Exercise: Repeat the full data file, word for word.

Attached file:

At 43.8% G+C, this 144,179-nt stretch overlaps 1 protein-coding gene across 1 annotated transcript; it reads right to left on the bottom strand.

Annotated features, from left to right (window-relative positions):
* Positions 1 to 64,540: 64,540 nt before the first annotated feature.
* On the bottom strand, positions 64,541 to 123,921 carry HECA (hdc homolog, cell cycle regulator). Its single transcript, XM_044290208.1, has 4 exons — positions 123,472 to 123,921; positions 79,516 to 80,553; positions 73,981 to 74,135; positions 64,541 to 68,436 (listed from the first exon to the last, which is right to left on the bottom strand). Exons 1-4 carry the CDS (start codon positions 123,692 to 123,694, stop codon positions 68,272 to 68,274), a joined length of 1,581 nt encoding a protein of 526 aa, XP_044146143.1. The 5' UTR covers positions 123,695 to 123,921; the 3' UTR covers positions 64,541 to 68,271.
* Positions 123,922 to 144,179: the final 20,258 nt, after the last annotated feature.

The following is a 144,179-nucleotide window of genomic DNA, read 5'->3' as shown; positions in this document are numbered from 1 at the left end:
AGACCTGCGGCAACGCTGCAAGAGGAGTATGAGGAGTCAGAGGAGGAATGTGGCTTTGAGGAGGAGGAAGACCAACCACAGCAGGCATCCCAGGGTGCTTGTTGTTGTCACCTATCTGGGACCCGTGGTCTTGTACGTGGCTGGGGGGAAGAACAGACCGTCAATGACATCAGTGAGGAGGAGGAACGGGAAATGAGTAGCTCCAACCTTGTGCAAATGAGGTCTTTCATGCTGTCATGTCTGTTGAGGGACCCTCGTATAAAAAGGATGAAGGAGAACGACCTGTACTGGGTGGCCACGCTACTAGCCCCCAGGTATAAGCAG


At 43.8% G+C, this 144,179-nt stretch overlaps 1 protein-coding gene across 1 annotated transcript; it reads right to left on the bottom strand.

Annotated features, from left to right (window-relative positions):
* Positions 1 to 64,540: 64,540 nt before the first annotated feature.
* On the bottom strand, positions 64,541 to 123,921 carry HECA (hdc homolog, cell cycle regulator). Its single transcript, XM_044290208.1, has 4 exons — positions 123,472 to 123,921; positions 79,516 to 80,553; positions 73,981 to 74,135; positions 64,541 to 68,436 (listed from the first exon to the last, which is right to left on the bottom strand). Exons 1-4 carry the CDS (start codon positions 123,692 to 123,694, stop codon positions 68,272 to 68,274), a joined length of 1,581 nt encoding a protein of 526 aa, XP_044146143.1. The 5' UTR covers positions 123,695 to 123,921; the 3' UTR covers positions 64,541 to 68,271.
* Positions 123,922 to 144,179: the final 20,258 nt, after the last annotated feature.

The following is a 144,179-nucleotide window of genomic DNA, read 5'->3' as shown; positions in this document are numbered from 1 at the left end:
AGACCTGCGGCAACGCTGCAAGAGGAGTATGAGGAGTCAGAGGAGGAATGTGGCTTTGAGGAGGAGGAAGACCAACCACAGCAGGCATCCCAGGGTGCTTGTTGTTGTCACCTATCTGGGACCCGTGGTCTTGTACGTGGCTGGGGGGAAGAACAGACCGTCAATGACATCAGTGAGGAGGAGGAACGGGAAATGAGTAGCTCCAACCTTGTGCAAATGAGGTCTTTCATGCTGTCATGTCTGTTGAGGGACCCTCGTATAAAAAGGATGAAGGAGAACGACCTGTACTGGGTGGCCACGCTACTAGCCCCCAGGTATAAGCAG